Thousands of Mauritians race to contain catastrophic oil spill swamping island’s pristine beaches and coral reefs
- Volunteers, smeared in black sludge, line the beaches in a desperate attempt to hold back the oily tide
- Around 1,000 tons of oil have been spilt into the Indian Ocean after an oil tanker ran aground on a coral reef
- Aerial images show the enormous scale of the disaster with black oil leaking into the white-sand beaches
- Mauritius has declared an unprecedented environmental emergency as fears damage could already be done
Thousands of volunteers in Mauritius are racing to contain a catastrophic oil spill swamping its pristine ocean and beaches on Sunday.
The bulk carrier MV Wakashio has been seeping fuel into a protected marine park boasting unspoiled coral reefs, mangrove forests and endangered species, prompting the government to declare an unprecedented environmental emergency.
Attempts to stabilise the stricken vessel, which ran aground on July 25 but only started leaking oil this week, and pump 4,000 tonnes of fuel from its hold have failed, and local authorities fear rough seas could further rupture the tanker.
Volunteers line the beaches, many smeared head-to-toe in black sludge, in a desperate attempt to hold back the oily tide
Thick muck has spilled into unspoiled marine habitats and white-sand beaches, causing what experts say is irreparable damage
An aerial photograph shows the MV Wakashio, a Japanese owned Panama-flagged bulk carrier ship leaking oil after it ran aground on a coral reef off the southeast coast of Mauritius on July 25
Japan said Sunday it would send a six-member expert team to assist, joining France which dispatched a naval vessel and military aircraft from nearby Reunion Island after Mauritius issued an appeal for international help.
Thousands of volunteers, many smeared head-to-toe in black sludge, are marshalling along the coastline, stringing together miles of improvised floating barriers made of straw in a desperate attempt to hold back the oily tide.
Mitsui OSK Lines, which operates the vessel owned by another Japanese company, said Sunday that 1,000 tonnes of fuel oil had escaped so far.
‘We are terribly sorry,’ the shipping firm’s vice president, Akihiko Ono, told reporters in Tokyo, promising to ‘make all-out efforts to resolve the case’.
But conservationists say the damage could already be done.
Aerial images show the enormous scale of the disaster, with huge stretches of azure seas around the marooned cargo ship stained a deep inky black, and the region’s fabled lagoons and inlets clouded over.
Around 1,000 tons of oil have already been spilt into the Indian Ocean prompting the government in Mauritius to declare an unprecedented environmental emergency
Volunteers clean up oil washing up on the beach as they try to contain the oil slick. Anxious residents are making floating barriers of straw in an attempt to contain and absorb the oil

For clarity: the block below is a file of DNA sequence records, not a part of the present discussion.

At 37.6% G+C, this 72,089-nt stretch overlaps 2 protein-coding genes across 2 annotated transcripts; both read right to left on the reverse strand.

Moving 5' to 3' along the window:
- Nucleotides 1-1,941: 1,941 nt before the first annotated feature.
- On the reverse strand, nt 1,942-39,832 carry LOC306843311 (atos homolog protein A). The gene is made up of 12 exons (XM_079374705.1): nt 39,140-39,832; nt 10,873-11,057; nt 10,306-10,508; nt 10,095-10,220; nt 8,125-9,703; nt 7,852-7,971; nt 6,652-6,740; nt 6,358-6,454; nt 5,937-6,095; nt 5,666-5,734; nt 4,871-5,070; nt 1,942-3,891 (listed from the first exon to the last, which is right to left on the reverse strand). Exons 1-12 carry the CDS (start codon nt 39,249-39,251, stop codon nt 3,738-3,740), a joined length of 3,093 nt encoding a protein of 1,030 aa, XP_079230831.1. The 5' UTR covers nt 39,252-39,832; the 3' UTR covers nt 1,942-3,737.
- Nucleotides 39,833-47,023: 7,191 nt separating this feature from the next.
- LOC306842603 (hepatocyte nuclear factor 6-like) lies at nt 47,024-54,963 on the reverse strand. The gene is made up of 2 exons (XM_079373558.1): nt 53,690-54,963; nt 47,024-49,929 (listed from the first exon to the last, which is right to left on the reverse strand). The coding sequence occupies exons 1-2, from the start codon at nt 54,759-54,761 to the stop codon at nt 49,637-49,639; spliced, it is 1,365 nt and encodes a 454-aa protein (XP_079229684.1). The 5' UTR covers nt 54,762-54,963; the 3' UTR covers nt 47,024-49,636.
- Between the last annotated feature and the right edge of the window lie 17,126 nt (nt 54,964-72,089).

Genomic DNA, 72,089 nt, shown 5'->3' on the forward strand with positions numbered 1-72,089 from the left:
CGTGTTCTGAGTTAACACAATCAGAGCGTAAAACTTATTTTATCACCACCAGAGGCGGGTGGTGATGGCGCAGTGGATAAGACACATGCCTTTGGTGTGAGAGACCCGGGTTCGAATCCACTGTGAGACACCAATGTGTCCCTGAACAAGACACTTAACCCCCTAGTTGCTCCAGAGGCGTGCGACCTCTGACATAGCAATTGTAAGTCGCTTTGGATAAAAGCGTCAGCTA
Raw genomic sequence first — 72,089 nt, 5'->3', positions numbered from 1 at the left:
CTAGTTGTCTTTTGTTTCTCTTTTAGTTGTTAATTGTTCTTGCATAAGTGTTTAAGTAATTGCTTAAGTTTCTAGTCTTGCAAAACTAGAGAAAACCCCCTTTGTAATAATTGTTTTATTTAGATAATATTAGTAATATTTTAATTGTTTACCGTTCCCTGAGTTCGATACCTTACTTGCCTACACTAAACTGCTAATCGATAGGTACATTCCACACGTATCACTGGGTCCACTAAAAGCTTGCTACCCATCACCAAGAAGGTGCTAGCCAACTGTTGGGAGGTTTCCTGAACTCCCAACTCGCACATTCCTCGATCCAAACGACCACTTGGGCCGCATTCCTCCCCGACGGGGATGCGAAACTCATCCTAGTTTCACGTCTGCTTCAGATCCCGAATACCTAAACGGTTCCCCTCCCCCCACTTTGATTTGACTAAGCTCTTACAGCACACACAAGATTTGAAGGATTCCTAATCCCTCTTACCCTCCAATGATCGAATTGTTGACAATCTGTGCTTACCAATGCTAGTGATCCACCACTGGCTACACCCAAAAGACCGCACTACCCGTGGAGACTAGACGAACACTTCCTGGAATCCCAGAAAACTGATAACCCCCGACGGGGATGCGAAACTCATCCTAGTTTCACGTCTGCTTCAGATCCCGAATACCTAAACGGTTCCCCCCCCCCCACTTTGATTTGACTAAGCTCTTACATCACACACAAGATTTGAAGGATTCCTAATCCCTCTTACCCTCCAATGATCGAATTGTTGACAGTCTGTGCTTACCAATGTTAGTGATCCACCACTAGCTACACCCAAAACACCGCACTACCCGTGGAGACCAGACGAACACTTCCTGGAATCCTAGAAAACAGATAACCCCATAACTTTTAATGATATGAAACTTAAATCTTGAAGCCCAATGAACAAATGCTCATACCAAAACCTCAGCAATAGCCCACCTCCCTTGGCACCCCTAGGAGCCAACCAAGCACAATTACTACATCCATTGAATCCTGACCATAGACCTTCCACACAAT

Thick muck has inundated unspoiled marine habitats and white-sand beaches, causing what experts say is irreparable damage to the fragile coastal ecosystem upon which Mauritius and its economy relies.
Pressure is mounting on the government to explain why more wasn’t done in the two weeks since the bulker ran aground.
The opposition has called for the resignation of the environment and fisheries ministers, while volunteers have ignored an official order to leave the clean-up operation to local authorities, donning rubber gloves to sift through the sludge.
‘People by the thousands are coming together. No one is listening to the government anymore,’ said Ashok Subron, an environmental activist at Mahebourg, one of the worst-hit areas.
‘People have realised that they need to take things into their hands. We are here to protect our fauna and flora.’
Aerial images show the enormous scale of the disaster as black oil continues to leak from the grounded ship into the ocean staining the azure seas a deep inky black
The oil slick is drifting to the northwest around the Ile aux Aigrettes island and towards Mahebourg as frustration mounts over why more wasn’t done to prevent the ecological disaster
Police said Sunday they would execute a search warrant granted by a Mauritius court to board the Wakashio and seize items of interest, including the ship’s log book and communication as part of its investigation into the accident.
The ship’s captain, a 58-year-old Indian, will accompany officers on the search, police said. Twenty crew members evacuated safely from the Japanese-owned but Panamanian-flagged ship when it ran aground are under surveillance.
Prime Minister Pravind Jugnauth has convened a crisis meeting later Sunday, after expressing concern that forecast bad weather could further complicate efforts to stymie the spill, and cause more structural damage to the hull.
Conservationists fear the damage could already be done to the region’s fabled lagoons and inlets as images show black oil washed up on the coastline
Ecologists fear if the ship further breaks it could inflict a potentially fatal blow to on the island nation’s coastline.
The Wakashio struck a reef at Pointe d’Esny, an ecological jewel fringed by idyllic beaches, colourful reefs, sanctuaries for rare and endemic wildlife, and unique RAMSAR-listed wetlands.
Mauritius and its 1.3 million inhabitants depend crucially on the sea for ecotourism, having fostered a reputation as a conservation success story and a world-class destination for nature lovers.
But it also relies on its natural bounty for food and income. Seafarers in Mahebourg, where the once-spotless seas have turned a sickly brown, worried about the future.
‘Fishing is our only activity. We dont know how we will be able to feed our families,’ one fishermen, who gave his name as Michael, told AFP.
Source: Read Full Article